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cape, we may all yet go to the bottom.” Hold
your tongue, you dull blockhead,” said one: no croaking here:" Tap the cask," said another : “A song, a song !" cried a third. Clamour soon drowned remonstrance: and, thus scorning the Pilot's counsel, they sat down together to enjoy themselves, with their backs to the harbour. But, while the song was singing a mighty wave rolled, and (except the Pilot, who had leaped into the boat) they all went down together.
This reverie turned my mind into a new train of thinking. When I first sat down, the present Peace seemed to be every thing, but now it appeared COMPARATIVELY to be nothing. “Every thing," said I to myself, " is great or little by comparison. What is this Peace, which seems to carry away the hearts and thoughts of the nation: when compared with the Peace, proclaimed from above through a Redeemer, sung by angels at his birth, purchased by his death, and by which He opened the kingdom of heaven to all believ
The present Peace is proclaimed to a few countries, but the eternal Peace to all nations. Wise men fear the present Peace will still leave us in danger from the seducing arts and deranging principles of our enemies; but the Peace of the Gospel secures its children not only against the craft and malice of the world, but of the flesh and the devil. The present Peace still leaves us under many wants : it cannot relieve us under pain of body or mind : we may still remain erring, afflicted, depraved, guilty, dying sinners : but the Peace of God bringeth a Guide to the wanderer, Comfort to the afflicted, Grace to the depraved, Pardon to the guilty, and eternal Life to the dying. The present Peace may be broken almost as soon as it is nade, but the Peace from above has this charter_The mountains shall
depart, and the hills be removed: but my kindness shall not depart from thee; neither shall the covenant of my peace be removed, saith the Lord, that hath mercy on
hee :' Isaiah liv. 10. Once more: the present Peace, however lasting, can continue but a short time to any of us who have been so animated by the news; but that Peace, which is secured by the promise and oath, Heb. vi. 18, of God to those who flee for refuge to the hope set before them' in Christ Jesus, cannot be disturbed by time or death : time but ripens it, and death perfects it. 'For the righteous hath hope in his death-He shall enter into peace.'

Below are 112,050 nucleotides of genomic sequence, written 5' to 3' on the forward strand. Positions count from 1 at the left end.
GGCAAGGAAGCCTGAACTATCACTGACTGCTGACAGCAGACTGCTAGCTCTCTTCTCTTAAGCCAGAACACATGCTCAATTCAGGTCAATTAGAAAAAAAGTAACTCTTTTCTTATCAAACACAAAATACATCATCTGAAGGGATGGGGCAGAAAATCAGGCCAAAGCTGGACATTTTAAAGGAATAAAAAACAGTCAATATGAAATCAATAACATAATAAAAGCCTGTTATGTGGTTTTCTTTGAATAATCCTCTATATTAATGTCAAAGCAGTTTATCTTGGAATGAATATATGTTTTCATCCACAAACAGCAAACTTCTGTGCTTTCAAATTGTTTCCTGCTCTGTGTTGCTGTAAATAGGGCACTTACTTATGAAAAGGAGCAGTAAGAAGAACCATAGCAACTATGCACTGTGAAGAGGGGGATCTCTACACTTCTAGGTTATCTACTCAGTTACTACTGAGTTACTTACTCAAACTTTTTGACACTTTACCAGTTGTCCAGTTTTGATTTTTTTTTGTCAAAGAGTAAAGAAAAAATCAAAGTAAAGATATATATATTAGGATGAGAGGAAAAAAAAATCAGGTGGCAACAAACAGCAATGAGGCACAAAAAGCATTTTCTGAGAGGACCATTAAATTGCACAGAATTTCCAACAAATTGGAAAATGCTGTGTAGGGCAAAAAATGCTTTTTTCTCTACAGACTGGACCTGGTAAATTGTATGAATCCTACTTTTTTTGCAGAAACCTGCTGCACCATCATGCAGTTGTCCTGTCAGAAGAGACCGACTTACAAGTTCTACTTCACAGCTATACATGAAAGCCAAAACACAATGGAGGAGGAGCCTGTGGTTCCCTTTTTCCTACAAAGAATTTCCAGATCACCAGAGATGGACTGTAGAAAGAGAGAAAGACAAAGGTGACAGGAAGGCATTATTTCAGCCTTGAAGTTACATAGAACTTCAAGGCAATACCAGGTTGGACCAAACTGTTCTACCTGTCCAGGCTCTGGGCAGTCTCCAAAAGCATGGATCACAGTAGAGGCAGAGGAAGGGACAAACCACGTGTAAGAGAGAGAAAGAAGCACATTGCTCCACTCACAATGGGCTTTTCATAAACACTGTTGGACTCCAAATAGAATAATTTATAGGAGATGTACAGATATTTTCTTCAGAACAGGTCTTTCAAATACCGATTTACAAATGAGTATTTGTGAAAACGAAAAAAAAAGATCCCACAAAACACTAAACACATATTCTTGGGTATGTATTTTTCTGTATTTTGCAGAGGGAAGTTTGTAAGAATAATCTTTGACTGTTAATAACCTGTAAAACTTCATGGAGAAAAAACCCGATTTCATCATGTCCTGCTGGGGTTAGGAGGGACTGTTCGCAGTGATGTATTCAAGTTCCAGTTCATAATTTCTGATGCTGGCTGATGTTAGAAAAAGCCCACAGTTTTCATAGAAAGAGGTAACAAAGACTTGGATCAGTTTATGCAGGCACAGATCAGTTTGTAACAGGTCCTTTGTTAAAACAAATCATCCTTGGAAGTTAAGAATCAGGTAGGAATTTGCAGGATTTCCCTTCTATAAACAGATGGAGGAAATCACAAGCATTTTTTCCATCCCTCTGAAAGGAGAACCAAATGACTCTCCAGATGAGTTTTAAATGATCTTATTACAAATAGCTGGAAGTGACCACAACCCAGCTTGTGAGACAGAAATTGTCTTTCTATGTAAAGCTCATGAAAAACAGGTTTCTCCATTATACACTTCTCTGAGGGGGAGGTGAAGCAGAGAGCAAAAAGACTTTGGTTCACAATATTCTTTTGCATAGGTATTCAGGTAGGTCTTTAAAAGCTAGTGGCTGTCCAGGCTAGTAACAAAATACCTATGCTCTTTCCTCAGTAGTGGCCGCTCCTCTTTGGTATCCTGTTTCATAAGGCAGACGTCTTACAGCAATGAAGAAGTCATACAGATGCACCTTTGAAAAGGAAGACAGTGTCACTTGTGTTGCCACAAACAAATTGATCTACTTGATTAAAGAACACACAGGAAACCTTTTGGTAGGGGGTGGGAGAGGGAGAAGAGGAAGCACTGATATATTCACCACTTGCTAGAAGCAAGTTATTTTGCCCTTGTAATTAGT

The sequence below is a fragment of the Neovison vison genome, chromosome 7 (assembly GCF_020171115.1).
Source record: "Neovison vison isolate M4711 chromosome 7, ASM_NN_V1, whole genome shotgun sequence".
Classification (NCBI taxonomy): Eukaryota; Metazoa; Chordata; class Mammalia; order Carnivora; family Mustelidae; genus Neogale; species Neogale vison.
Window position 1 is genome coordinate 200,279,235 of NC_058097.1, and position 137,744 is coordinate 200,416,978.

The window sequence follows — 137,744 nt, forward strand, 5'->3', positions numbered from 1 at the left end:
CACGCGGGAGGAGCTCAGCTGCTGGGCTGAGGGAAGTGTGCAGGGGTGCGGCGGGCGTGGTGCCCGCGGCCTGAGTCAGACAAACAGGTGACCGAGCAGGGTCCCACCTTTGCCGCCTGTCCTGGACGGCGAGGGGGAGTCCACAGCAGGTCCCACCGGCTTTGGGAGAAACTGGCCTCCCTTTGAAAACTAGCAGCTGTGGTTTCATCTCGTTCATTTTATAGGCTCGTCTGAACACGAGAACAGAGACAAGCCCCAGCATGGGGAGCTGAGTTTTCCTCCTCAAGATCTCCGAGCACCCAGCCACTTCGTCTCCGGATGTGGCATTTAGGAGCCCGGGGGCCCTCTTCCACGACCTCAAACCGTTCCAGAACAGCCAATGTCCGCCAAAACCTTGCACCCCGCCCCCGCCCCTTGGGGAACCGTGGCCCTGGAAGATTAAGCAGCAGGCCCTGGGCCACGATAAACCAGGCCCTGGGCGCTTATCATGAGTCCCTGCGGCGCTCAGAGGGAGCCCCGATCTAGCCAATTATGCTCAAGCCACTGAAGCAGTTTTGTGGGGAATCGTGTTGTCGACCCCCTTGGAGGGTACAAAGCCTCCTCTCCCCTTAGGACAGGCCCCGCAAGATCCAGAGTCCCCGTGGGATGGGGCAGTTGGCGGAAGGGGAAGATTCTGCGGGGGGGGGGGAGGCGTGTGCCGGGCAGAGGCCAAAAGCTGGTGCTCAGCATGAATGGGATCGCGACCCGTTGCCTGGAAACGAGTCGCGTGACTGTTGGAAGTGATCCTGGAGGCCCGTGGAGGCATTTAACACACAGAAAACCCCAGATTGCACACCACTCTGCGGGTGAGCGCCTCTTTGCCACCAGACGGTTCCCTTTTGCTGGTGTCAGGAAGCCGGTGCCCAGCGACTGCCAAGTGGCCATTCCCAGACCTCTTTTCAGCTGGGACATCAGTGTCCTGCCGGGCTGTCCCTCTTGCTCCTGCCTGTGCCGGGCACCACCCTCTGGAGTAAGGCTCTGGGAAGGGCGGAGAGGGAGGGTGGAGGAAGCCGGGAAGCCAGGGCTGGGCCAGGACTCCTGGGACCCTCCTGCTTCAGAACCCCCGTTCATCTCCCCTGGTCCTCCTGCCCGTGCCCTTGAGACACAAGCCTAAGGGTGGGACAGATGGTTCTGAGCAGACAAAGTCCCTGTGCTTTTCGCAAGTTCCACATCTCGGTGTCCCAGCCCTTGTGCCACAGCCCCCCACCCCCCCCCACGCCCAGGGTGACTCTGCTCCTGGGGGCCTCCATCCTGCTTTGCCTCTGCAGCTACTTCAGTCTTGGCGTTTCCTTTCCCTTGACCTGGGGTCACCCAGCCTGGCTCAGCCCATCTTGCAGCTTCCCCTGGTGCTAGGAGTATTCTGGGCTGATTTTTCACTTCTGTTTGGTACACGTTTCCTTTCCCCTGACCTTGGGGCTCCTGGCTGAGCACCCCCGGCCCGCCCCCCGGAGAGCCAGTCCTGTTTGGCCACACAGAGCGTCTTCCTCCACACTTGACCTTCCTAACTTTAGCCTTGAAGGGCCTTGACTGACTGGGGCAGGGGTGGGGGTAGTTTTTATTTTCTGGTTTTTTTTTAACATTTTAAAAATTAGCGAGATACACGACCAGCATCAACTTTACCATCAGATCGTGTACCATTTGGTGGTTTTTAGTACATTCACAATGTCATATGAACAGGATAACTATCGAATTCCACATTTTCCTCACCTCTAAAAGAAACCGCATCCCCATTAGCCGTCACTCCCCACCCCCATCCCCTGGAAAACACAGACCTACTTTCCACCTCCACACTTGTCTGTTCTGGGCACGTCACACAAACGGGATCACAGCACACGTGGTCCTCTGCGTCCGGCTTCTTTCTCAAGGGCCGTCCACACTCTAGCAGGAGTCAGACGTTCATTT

In a word, the Peace of God, unlike all other, is proposed most freely to every man: it is attended with no danger: it will meet every want : it admits of no hazard : it can never end. Whoever, therefore, continues madly to despise counsel, and perish in a vessel that soon must sink, let us be wise ; let us hearken to counsel before it is too late; let us take to the boat, and make for the harbour : that while others, like the sottish sailors, think of nothing but the peace and festivity of a moment, we may secure a peace and prosperity which shall last for ever. I am, &c.
SHORT HINTS TO A SOLDIER,
IN A LETTER FROM HIS FRIEND.
A word spoken in due season, how good is it. . . . Prov. xv. 23.
MY GOOD FRIEND:
I was thinking, the other day, of the quiet which I enjoy, while you are gone forth in arms to defend me. I also considered what I could do for you in return. "The Physician," said I, “though he does not fight, can bring medicines to the sick and wounded : and even a ploughboy might lead a regiment into a road which they had missed. Cannot I then do something for these brave fellows? Some of them may be sick, and others sad. Some may not be aware who are their Worst Enemies; and others may not know their Best Friends; and others still may never yet have heard what is the True Victory. I will try, at least, to serve them in these things. For who can tell ?”